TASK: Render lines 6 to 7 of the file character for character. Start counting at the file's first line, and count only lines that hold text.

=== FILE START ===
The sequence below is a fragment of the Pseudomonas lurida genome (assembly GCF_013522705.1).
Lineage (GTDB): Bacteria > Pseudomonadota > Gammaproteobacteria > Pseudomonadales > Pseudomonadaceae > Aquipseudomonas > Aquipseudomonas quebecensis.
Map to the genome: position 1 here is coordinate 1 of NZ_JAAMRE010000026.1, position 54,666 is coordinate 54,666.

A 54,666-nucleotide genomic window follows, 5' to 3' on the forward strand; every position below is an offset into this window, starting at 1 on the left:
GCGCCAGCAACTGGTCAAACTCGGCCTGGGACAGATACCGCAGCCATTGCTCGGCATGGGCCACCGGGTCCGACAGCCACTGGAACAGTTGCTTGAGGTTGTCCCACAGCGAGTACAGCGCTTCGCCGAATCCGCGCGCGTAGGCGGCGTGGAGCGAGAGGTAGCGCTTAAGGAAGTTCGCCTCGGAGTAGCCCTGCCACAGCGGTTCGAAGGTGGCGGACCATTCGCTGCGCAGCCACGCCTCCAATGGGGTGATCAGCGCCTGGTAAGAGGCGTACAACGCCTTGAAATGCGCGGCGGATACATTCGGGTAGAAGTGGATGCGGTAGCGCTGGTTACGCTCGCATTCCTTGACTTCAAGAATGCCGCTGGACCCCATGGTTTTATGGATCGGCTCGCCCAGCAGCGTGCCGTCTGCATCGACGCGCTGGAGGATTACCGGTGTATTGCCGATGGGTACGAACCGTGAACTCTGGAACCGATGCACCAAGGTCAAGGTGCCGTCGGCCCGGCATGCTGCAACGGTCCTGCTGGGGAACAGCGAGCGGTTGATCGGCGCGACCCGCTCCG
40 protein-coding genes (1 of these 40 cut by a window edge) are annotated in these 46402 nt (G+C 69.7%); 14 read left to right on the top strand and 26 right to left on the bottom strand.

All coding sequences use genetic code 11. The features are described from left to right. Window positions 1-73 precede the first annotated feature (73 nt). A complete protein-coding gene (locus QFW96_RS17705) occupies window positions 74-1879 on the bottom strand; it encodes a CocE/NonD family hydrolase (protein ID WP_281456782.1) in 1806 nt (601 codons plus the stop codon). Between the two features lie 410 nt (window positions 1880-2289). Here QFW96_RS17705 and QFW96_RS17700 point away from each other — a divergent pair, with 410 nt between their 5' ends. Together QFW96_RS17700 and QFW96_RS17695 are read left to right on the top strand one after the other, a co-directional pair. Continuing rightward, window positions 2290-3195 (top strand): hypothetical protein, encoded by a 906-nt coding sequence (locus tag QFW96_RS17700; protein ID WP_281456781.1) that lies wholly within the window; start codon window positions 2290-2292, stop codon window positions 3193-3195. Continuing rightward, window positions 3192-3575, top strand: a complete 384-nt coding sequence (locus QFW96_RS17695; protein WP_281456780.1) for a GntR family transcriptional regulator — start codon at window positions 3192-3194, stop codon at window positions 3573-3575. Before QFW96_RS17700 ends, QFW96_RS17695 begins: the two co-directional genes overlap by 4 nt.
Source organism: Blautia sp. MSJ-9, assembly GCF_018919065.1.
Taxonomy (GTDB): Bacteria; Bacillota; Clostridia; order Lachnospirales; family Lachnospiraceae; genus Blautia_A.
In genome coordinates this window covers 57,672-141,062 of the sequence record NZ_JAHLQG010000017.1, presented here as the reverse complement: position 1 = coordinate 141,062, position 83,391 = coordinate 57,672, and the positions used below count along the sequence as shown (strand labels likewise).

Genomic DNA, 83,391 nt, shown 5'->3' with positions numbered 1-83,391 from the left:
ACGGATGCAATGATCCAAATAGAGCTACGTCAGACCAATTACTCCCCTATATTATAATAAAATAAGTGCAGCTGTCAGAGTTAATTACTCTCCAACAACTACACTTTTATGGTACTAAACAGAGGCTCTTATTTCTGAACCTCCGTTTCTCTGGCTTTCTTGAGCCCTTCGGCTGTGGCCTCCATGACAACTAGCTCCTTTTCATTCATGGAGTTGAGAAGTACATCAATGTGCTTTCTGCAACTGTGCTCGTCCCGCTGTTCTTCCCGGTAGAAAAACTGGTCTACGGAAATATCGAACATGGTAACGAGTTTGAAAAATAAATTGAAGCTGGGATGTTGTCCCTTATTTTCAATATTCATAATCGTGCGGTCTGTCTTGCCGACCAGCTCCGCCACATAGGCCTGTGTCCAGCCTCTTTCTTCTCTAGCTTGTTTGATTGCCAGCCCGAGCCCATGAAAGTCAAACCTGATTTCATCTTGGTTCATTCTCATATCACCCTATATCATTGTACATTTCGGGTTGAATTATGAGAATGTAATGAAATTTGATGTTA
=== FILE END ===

40 protein-coding genes (1 of these 40 cut by a window edge) are annotated in these 46402 nt (G+C 69.7%); 14 read left to right on the top strand and 26 right to left on the bottom strand.

All coding sequences use genetic code 11. The features are described from left to right. Window positions 1-73 precede the first annotated feature (73 nt). A complete protein-coding gene (locus QFW96_RS17705) occupies window positions 74-1879 on the bottom strand; it encodes a CocE/NonD family hydrolase (protein ID WP_281456782.1) in 1806 nt (601 codons plus the stop codon). Between the two features lie 410 nt (window positions 1880-2289). Here QFW96_RS17705 and QFW96_RS17700 point away from each other — a divergent pair, with 410 nt between their 5' ends. Together QFW96_RS17700 and QFW96_RS17695 are read left to right on the top strand one after the other, a co-directional pair. Continuing rightward, window positions 2290-3195 (top strand): hypothetical protein, encoded by a 906-nt coding sequence (locus tag QFW96_RS17700; protein ID WP_281456781.1) that lies wholly within the window; start codon window positions 2290-2292, stop codon window positions 3193-3195. Continuing rightward, window positions 3192-3575, top strand: a complete 384-nt coding sequence (locus QFW96_RS17695; protein WP_281456780.1) for a GntR family transcriptional regulator — start codon at window positions 3192-3194, stop codon at window positions 3573-3575. Before QFW96_RS17700 ends, QFW96_RS17695 begins: the two co-directional genes overlap by 4 nt.